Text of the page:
THE ULTIMATE PHYSICS RESOURCE
Links to Sites on Physics Topics, Physicists, Research
Laboratories, and Places to Get Your Physics Questions
Welcome physicists! Physics studies matter and energy, and the
relationship between these two quantities. Physicists study the natural
world involving objects smaller than atoms and larger than galaxies.
Anyone who has hit a ball (or been hit by one), been in a car, or ridden a
bicycle has utilized physical intuition. Physical intuition is knowledge
about the world that arises from interactions with one's surroundings.
Physicists categorize their understanding of the world based on
observations. By studying how systems work (why does the ball travel in an
arc from pitcher to batter? why do you lurch forward when a driver
suddenly slams on the brakes? why is a bike easier to balance when it
moves faster?) physicists learn the relationships and concepts that
surround us. You too have studied the world and seen nature at work. You
have been doing physics all your life!
This page is made for students enrolled or interested in physics. It
serves as a jump site to numerous other sites on the web.
- Bang! Boing! Pop!? --
Interactive physics tutor best-suited for 7th through 12th graders with no
prior experience in physics.
- Fizzics Fizzle --
PHENOMENAL SITE! Categorized according to what level physicist you are:
beginner, intermediate, or advanced. Plus, this site has a separate
section for COOL TOPICS! CHECK THEM OUT!
- Fizzix is Phun --
Excellent definitions for physics terms and equations.
Homepage for Glenbrook South --
Homepage for the honors physics course held at Glenbrook South School. The
homepage for their non-honors course (which also has great GIF animations)
can be reached by clicking here. U
nless you are a student at the school, you cannot access their online
problems or conceptual modules. All visitors are able to access their
phenomenal GIF animations and QuickTime movies with accompanying
explanations, and quizzes (with answers).
- Conceptual Physics -- Official site
that accompanies Paul Hewitt's "Conceptual Physics" textbook. This
textbook is used in many high school physics courses.
Cone -- Comprehensive introduction to the theories of
relativity. Includes image and movie files.
Illusions -- A collection of optical illusions.
- Physics is Phun!
-- This site teaches students who have a had trigonometry, the following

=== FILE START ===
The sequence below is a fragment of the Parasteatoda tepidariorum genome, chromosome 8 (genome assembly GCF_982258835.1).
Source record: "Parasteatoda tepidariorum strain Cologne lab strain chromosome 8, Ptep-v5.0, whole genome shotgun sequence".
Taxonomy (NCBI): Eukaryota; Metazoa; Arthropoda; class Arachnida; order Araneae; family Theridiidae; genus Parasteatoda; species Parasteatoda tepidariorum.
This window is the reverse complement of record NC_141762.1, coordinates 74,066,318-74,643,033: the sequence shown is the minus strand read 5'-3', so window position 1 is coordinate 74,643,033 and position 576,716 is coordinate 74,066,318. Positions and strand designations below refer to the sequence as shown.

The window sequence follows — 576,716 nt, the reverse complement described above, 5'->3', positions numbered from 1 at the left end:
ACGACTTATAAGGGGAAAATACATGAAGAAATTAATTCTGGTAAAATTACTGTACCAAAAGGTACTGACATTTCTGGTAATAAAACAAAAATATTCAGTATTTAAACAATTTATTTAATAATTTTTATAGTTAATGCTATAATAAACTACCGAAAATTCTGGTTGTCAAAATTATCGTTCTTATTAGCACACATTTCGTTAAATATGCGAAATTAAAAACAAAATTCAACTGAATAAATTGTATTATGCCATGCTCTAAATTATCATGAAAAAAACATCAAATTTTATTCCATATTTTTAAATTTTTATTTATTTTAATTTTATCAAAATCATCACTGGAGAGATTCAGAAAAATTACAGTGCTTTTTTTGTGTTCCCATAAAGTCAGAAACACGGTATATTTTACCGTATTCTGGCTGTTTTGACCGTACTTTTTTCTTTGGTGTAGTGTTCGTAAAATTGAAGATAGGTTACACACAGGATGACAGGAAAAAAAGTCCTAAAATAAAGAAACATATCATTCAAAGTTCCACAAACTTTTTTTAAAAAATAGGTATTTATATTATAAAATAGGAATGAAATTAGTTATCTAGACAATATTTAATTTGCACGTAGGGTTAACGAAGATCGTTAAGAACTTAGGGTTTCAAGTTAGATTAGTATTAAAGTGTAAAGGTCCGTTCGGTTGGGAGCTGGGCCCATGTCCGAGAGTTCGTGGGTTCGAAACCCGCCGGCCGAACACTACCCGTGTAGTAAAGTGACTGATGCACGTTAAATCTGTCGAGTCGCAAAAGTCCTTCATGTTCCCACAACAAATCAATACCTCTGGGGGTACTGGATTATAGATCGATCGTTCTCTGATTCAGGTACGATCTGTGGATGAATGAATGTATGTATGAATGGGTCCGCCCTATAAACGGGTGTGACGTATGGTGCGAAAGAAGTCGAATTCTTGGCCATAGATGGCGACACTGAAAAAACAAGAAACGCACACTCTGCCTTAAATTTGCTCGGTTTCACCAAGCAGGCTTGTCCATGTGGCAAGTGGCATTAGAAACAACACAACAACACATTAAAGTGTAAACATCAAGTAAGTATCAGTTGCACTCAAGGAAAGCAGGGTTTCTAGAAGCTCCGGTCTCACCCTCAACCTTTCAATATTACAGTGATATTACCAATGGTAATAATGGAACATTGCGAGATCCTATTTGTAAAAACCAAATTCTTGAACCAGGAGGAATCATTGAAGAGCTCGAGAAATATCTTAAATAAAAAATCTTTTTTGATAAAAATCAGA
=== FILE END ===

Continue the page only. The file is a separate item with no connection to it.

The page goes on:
three topics: Projectile motion, electrodynamics, and momentum in two
dimensions. The site also contains problems and an interactive game
relating to each of these concepts.
- Here are links to gain more information about some famous physicists:
- Bohr, Neils -- Modeled the atom and its radiation. He was also the
first to suggest interpreting waves functionsas enabling one to determine
probability densities. ese tell the probability per unit volume that a
particle exists at different places in a set volume of space.
, Max -- Produced work of fundamental importance in quantum mechanics
and theoretical physics.
Tycho -- The last of the great astronomers to make observations
without using a telescope. His observations helped establish that heavenly
bodies could move and were changeable.
- Curie, Marie -- Shared a Nobel Prize in 1903 for work on
spontaneous radioactivity and the radiation emitted by radioactive
For more information about Marie Curie, click here. A
link to other internet resources about Marie Curie can be reached by
Broglie, Louis Victor -- Discovered the wave nature of electrons and
postulated that all matter have wave properties. Another site that focuses
on some of de Broglie's work and specifically explores the question,"Wave or a Particle-or Both?" is found by clicking the question.
- Einstein, Albert --
Explained the photoelectric effect, special relativity, general relativity,
and more. Another site that deals specifically with Einstein, the man and
his theories, can be reached by clicking here. Another good
Einstein site can be found by clicking here.
Michael -- A gifted experimenter that worked with electromagnetism. He
introduced the idea of electric fields and electric filed lines. He also
did a lot of work with capacitors (and the units of capacitance, "Farads,"
are named after him.)
Enrico -- He was an accomplished experimental and theoretical
physicist. He postulated the existence of neutrinos.
Richard -- He helped develop the atomic bomb, expanded the
understanding of quantumelectrodynamics, and more! Here is a
page that contains some information on Feynman, and has a fabulous link
to the site entitled, "Feynman
The following link connects to a page full of Feynman links.
- Galileo Galilei --
Contributed to the development of classical mechanics with his work on the
laws of motion for objects experiencing constant acceleration.
- Halley, Ed
mond -- He discovered numerous, previously undiscovered, stars and
nebulae. He also discovered the comet that is named for him and deduced
that it was the same comet passing again and again through our sky.
Stephen -- This is Professor Stephen Hawking's webpage. It includes a
brief biography and introduces visitor's to his work. It is a graphics
page, and the text only page (takes less time to load) can be reached by